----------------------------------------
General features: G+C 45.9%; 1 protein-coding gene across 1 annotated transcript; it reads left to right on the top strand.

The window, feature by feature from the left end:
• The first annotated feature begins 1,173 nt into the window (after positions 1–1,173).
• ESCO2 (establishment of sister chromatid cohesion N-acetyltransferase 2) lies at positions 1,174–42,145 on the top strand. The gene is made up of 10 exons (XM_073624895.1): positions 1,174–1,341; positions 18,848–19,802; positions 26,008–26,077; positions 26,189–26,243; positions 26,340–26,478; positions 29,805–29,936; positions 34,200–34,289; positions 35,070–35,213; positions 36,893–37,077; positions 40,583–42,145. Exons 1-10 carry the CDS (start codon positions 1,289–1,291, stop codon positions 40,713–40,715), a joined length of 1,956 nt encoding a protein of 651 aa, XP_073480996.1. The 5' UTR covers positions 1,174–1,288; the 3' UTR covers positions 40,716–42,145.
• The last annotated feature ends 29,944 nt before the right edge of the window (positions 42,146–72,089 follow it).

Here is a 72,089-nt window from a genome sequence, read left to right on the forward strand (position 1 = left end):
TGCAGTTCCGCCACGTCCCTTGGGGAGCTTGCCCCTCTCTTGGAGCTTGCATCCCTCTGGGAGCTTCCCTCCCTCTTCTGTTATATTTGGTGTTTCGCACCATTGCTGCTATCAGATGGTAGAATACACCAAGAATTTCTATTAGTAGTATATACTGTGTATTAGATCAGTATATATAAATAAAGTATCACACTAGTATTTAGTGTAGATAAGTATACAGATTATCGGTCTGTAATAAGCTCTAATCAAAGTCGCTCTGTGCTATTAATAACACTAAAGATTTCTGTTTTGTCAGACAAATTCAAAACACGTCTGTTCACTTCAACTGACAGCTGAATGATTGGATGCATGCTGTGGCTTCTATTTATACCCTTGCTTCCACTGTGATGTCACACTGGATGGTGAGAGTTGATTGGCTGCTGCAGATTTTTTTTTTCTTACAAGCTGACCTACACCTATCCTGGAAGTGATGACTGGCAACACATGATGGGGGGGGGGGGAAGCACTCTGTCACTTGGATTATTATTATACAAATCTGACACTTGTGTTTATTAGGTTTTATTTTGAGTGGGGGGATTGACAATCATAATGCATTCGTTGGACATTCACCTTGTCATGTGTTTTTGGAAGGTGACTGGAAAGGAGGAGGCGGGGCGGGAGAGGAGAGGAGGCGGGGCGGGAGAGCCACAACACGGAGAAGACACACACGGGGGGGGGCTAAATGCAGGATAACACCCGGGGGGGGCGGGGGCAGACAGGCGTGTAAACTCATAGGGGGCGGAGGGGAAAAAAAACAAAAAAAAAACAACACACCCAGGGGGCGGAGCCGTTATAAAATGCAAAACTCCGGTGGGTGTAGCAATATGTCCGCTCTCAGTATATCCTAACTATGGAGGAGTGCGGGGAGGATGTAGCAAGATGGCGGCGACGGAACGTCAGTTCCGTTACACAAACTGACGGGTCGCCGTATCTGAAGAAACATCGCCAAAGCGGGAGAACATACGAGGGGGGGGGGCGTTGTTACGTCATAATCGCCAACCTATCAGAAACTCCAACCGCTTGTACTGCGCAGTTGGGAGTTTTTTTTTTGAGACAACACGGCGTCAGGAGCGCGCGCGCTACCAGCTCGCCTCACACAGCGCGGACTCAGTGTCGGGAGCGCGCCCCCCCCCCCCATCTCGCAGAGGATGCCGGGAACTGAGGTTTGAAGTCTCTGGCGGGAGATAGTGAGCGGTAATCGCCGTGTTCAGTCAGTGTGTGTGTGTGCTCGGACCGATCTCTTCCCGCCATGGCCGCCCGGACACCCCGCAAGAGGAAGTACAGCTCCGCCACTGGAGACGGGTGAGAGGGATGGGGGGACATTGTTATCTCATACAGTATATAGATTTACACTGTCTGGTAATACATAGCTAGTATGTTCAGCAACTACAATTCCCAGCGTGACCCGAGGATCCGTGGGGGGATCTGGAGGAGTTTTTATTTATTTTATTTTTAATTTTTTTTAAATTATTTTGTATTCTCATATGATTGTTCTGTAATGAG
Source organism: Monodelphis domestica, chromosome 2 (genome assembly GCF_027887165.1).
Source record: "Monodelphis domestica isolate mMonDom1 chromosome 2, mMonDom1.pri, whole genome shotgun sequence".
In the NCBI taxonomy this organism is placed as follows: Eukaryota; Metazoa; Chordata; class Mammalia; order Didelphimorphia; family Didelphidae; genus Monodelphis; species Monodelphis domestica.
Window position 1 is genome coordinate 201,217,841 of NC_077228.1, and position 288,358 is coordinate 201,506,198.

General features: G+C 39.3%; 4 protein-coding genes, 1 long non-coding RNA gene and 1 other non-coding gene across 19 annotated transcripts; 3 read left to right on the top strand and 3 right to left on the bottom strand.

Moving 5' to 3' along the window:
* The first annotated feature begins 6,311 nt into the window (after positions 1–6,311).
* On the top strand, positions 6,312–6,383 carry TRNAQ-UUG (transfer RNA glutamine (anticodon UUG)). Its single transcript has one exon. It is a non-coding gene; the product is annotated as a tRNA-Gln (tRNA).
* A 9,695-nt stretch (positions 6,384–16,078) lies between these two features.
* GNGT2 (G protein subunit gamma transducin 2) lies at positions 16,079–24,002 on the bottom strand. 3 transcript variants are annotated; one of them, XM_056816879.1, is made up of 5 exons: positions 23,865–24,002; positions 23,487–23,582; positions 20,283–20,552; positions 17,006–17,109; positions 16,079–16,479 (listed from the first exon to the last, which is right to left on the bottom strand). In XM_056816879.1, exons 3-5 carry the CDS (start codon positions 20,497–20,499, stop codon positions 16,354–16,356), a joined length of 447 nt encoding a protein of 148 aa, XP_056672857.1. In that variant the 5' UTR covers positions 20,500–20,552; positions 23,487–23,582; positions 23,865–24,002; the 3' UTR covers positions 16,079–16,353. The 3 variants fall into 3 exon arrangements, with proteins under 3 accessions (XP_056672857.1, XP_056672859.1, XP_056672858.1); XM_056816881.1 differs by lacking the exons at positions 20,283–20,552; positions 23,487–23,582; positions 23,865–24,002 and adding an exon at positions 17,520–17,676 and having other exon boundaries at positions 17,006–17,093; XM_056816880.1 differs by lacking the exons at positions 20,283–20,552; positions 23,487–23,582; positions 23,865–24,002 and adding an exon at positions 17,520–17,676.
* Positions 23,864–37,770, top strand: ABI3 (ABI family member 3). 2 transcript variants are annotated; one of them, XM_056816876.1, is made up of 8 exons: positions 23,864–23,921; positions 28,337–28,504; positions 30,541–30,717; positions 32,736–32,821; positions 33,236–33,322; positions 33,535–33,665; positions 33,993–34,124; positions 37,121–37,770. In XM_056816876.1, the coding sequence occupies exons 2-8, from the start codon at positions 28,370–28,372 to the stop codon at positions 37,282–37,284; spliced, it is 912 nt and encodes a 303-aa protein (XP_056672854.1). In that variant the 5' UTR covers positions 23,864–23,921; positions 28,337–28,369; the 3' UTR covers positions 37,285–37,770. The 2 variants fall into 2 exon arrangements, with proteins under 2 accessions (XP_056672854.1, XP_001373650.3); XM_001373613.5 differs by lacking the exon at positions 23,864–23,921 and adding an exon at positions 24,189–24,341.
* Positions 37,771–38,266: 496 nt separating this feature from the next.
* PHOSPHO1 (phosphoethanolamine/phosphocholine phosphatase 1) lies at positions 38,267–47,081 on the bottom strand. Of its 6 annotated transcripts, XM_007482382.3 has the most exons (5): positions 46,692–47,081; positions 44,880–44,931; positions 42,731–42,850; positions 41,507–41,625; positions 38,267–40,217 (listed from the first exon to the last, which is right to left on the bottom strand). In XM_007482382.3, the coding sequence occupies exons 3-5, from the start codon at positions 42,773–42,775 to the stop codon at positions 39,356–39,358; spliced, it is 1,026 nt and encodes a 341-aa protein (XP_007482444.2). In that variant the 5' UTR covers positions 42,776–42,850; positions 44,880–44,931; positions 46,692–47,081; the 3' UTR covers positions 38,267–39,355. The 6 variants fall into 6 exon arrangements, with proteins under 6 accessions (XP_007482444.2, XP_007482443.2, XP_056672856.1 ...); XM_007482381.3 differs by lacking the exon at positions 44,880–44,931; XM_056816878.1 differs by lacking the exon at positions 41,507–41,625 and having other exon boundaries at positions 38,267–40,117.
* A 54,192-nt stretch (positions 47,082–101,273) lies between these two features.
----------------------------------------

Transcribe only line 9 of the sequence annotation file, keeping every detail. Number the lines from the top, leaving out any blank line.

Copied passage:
Source record: "Monodelphis domestica isolate mMonDom1 chromosome 2, mMonDom1.pri, whole genome shotgun sequence".